The advantages to blue-chip, big corporate customers are obvious and as their SAN and virtual environments continue to grow, an investment into a VirtualWisdom solution should soon become compulsory for any end of year budget approval. In saying that though, the future of VI also quite clearly lies beyond the big corporates with benefits which include the enablement of an organization to have real- time proactive monitoring and alerting, consolidation, preemptive analysis of any changes within the SAN or Virtual environment and comprehensive trend analysis of application, host HBA, switches, virtualization appliances, storage ports and LUN performance. Any company therefore looking to either consolidate their costly over-provisioned SAN, accelerate troubleshooting, improve their VMware server utilization & capacity planning, implement a tiering infrastructure or migrate to a cloud would find the CAPEX improvements that come with VirtualWisdom a figure too hard to ignore. So while Storage vendors don’t seem to be in any rush to fill this gap, they too have an opportunity to undercut their competitors by working alongside VI by promoting its benefits as a complement to their latest hardware, something which EMC, HDS, IBM and most recently Dell have cottoned on to having signed an agreement to sell the VI range as part their portfolio. Despite certain pretenders claiming to take its throne, FC is certainly here to stay for the foreseeable future. If the market/customer base is allowed to fully understand and recognize its need, then there’s no preventing a future when just about every SAN fabric comes part and parcel with a VI solution ensuring its optimal use. Whether VI eventually get bought out by one of the large whales or continue to swim the shores independently, there is no denying that companies will need to seriously consider the VI option if they’re to avoid drowning in the apprehensive nature of virtual infrastructure growth or the ever increasing costs of under-utilized SAN fabrics.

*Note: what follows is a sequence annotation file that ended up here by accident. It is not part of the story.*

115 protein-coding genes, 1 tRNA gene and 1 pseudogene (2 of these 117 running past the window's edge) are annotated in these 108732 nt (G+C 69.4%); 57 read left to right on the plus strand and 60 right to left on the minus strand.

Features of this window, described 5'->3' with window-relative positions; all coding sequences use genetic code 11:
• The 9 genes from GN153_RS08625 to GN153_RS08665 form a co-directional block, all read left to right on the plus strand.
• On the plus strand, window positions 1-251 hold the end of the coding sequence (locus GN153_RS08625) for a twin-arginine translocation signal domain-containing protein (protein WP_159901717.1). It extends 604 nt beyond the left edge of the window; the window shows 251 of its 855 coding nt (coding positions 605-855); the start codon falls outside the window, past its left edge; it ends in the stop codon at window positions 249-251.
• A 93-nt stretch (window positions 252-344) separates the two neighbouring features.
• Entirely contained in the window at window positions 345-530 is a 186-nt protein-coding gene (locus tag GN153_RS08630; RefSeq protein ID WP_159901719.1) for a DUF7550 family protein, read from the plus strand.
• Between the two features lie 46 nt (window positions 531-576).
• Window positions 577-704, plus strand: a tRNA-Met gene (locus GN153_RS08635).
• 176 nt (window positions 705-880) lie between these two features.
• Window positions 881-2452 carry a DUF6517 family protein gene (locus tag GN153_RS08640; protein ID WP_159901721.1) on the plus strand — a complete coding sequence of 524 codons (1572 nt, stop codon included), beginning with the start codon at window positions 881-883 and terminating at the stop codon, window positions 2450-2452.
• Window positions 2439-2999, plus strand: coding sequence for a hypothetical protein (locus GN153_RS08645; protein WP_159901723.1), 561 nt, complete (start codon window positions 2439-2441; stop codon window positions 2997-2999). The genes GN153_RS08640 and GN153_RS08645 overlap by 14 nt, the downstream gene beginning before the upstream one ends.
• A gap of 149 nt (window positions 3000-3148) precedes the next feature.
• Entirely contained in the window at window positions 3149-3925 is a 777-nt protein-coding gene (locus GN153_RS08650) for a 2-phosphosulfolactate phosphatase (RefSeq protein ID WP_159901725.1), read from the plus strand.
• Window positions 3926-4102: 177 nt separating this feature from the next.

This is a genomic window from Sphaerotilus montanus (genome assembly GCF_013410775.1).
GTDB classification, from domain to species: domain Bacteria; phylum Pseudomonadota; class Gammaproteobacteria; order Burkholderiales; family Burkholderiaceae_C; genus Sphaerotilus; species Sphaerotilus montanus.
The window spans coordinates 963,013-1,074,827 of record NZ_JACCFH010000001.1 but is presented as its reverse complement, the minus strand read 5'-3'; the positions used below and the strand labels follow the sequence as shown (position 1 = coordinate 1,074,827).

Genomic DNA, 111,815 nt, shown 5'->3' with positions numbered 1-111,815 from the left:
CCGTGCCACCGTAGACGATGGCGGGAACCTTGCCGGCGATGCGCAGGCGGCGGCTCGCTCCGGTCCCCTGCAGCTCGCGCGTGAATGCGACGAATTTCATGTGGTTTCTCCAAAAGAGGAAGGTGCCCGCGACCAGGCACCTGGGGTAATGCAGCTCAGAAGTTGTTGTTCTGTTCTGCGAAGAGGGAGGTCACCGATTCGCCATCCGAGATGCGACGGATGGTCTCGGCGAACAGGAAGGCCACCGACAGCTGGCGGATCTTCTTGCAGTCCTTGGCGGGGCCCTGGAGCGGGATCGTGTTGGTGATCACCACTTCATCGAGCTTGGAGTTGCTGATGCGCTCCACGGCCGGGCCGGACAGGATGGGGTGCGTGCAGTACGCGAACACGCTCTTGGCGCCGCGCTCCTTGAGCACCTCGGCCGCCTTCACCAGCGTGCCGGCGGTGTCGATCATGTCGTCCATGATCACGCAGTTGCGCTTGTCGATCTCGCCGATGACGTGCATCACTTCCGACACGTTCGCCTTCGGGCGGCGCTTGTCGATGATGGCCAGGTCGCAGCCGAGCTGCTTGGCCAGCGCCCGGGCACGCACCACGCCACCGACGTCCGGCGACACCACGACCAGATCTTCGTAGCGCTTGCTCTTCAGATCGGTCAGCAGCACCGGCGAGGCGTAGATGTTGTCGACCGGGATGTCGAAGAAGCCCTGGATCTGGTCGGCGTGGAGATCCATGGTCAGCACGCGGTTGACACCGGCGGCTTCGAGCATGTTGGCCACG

More Stories By Archie Hendryx

SAN, NAS, Back Up / Recovery & Virtualisation Specialist.